September 16, 1974.
Appeal from the Circuit Court, Hinds County, Russel D. Moore, J.
Watkins, Pyle, Ludlam, Winter Stennis, Robert H. Weaver, C. Alton Phillips, Randall B. Wall, Jackson, for appellants.
Mason Swindoll, Jackson, for appellees.
This is an appeal from an order of the Circuit Court of Hinds County, Mississippi, affirming the action of the City Council of Jackson, Mississippi, rezoning certain property from residential A-1 to commercial.
The record reveals that in 1966 and again in 1969 petitions to rezone the subject property from residential A-1 to commercial were denied. The petition out of which this appeal arises was filed on July 12, 1971. After due notice to all parties in interest, a hearing was held before the Zoning Board as provided by City Ordinance. At the conclusion of the hearing, the Zoning Board made the following recommendation:
The Zoning Board requested a 30 day postponement for further study. However, the Board feels that the broad spectrum of commercial zoning would be too liberal for the proposed intent, therefore, the Board would recommend that this case be held until such time as the proposed new Zoning Ordinance with restricted degrees of commercial uses allowed be adopted.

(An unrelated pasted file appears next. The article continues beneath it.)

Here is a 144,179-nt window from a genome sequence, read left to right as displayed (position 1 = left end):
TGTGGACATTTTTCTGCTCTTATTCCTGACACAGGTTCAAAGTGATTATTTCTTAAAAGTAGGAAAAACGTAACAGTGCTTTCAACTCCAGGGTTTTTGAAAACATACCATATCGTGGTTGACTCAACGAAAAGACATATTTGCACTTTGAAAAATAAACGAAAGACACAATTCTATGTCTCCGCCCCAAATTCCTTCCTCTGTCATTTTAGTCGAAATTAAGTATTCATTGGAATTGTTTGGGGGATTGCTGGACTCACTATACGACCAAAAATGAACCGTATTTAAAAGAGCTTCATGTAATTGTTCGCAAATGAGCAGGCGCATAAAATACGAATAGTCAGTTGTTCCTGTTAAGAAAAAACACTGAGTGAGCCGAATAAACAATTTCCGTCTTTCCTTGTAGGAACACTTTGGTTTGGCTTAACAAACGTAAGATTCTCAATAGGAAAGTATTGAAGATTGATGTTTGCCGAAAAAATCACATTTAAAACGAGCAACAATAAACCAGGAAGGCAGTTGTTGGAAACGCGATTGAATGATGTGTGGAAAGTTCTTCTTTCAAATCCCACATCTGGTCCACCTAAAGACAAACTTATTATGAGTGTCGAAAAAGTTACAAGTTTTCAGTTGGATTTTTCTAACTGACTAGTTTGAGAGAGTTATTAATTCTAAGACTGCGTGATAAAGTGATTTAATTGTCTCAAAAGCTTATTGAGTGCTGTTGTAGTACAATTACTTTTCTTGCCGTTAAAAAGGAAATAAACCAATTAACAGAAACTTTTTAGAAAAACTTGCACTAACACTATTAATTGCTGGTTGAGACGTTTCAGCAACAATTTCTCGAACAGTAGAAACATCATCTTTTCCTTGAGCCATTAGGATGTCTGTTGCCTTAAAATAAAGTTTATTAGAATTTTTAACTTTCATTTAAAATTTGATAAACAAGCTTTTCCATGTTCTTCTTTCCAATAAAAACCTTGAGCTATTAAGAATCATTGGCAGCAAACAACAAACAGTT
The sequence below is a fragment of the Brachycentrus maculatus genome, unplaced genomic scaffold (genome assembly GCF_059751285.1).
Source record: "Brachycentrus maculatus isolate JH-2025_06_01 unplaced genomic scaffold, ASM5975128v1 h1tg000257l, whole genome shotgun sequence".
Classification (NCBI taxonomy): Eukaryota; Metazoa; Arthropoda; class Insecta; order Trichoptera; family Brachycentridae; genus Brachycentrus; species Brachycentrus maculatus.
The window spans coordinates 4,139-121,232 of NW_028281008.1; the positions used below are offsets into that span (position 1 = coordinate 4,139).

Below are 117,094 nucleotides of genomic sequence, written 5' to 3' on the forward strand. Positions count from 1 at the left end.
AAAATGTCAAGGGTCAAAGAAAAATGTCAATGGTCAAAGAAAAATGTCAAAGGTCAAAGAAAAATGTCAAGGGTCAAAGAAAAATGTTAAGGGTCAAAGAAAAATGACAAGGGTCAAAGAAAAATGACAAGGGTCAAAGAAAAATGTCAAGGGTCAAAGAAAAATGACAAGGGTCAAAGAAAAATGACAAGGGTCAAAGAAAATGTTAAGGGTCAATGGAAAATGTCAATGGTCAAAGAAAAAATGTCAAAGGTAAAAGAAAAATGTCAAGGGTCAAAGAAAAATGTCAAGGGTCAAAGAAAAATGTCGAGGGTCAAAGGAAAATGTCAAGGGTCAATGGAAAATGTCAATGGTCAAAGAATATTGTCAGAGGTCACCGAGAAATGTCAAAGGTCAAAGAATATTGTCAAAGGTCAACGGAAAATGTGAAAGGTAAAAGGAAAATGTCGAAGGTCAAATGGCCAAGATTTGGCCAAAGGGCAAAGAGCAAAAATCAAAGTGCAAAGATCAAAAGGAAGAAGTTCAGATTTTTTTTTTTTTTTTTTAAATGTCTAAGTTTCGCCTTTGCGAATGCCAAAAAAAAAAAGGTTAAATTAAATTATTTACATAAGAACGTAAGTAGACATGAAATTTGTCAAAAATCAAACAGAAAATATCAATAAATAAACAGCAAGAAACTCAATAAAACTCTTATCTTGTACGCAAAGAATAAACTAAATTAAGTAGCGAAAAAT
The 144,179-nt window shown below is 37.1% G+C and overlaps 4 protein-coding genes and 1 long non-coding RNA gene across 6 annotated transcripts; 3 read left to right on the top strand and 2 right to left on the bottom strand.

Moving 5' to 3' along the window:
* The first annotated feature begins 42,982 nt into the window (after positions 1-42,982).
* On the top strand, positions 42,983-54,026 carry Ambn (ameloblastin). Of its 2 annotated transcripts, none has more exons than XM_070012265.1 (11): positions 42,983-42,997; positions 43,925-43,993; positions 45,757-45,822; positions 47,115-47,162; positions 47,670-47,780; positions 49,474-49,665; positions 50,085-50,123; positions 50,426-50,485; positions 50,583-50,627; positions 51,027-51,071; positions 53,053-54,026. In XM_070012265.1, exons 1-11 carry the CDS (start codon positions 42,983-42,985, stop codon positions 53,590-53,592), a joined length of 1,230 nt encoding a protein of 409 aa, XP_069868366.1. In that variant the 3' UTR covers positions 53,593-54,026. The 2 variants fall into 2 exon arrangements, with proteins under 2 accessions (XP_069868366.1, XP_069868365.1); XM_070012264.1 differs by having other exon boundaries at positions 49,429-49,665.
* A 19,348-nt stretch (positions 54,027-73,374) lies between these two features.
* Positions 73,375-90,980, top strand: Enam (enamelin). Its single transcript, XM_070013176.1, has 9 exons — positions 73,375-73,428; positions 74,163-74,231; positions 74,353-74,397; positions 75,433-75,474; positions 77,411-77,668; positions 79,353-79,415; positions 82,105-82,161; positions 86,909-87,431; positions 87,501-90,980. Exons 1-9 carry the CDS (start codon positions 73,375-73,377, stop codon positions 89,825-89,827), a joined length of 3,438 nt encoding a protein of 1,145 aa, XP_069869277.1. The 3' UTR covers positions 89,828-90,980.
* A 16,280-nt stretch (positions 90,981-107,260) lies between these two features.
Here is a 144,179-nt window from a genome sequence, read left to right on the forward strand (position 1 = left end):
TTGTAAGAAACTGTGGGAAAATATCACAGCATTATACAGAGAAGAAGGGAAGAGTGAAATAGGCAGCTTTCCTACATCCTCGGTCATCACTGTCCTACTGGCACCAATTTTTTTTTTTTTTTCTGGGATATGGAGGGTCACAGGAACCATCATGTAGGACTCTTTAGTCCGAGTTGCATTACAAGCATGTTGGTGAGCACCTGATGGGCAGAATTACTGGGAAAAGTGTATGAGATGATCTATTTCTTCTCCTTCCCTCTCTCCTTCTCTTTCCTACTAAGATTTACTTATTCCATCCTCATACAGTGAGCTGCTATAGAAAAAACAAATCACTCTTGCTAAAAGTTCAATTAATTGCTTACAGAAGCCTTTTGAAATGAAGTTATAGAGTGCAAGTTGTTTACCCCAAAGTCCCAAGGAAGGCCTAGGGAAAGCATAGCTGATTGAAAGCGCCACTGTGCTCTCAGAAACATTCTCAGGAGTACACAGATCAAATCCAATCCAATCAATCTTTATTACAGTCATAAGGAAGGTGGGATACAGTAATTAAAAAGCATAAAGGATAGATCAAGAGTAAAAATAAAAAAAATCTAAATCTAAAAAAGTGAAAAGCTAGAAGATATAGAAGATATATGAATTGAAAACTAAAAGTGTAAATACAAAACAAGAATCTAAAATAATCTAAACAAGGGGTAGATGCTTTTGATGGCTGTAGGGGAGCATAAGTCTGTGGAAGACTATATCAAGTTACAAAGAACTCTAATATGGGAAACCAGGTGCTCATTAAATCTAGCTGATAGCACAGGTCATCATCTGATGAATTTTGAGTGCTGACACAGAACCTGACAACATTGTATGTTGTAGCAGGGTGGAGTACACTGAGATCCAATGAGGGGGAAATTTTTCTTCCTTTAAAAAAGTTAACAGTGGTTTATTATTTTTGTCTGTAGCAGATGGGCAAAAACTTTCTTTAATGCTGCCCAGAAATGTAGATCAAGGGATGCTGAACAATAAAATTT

After this recommendation by the Zoning Board and a number of continuances, the City Council on February 22, 1972, entered its order rezoning the subject property from residential A-1 to commercial. The pertinent parts of that order to rezone are as follows:
WHEREAS, Francis (sic) Campbell, petitioned the Council to rezone from Residential A-1 to Commercial purposes. . . .
. . . and such objections and protests that were made to said change were not well taken and it appearing to the Council that such change would be proper and to the best interest of the City;
. . . . . .
. . . said property is hereby rezoned and changed from Residential A-1 to Commercial uses and purposes. . . .
The appellant contends that the lower court erred in affirming the order of the City Council rezoning the subject property from residential A-1 to commercial. He asserts that the rezoning order was arbitrary and capricious in that the petitioner neither established any material change in circumstances in the neighborhood nor showed a public need for rezoning since July, 1969, when the last petition to rezone was denied.
The only material evidence offered in support of petitioner's request to rezone his property from residential A-1 to commercial was that of a professional real estate appraiser who testified that in his opinion the highest and best use of the subject property was commercial and that there had been an increase in the traffic flow along Hanging Moss Road on which the property fronts. The testimony of the petitioner himself was to the effect that the only way he could sell his property was to have it zoned commercial. The remaining evidence, including evidence by appellant, petitioner and petitioner's appraiser, showed that the neighborhood is basically the same as it was in 1969 when the last petition to rezone was denied. There has been no rezoning in the immediate neighborhood affecting the property; there are no new commercial establishments; the shopping center in the neighborhood is still being developed, and there is a great deal of commercially zoned property in the immediate area which has not been developed.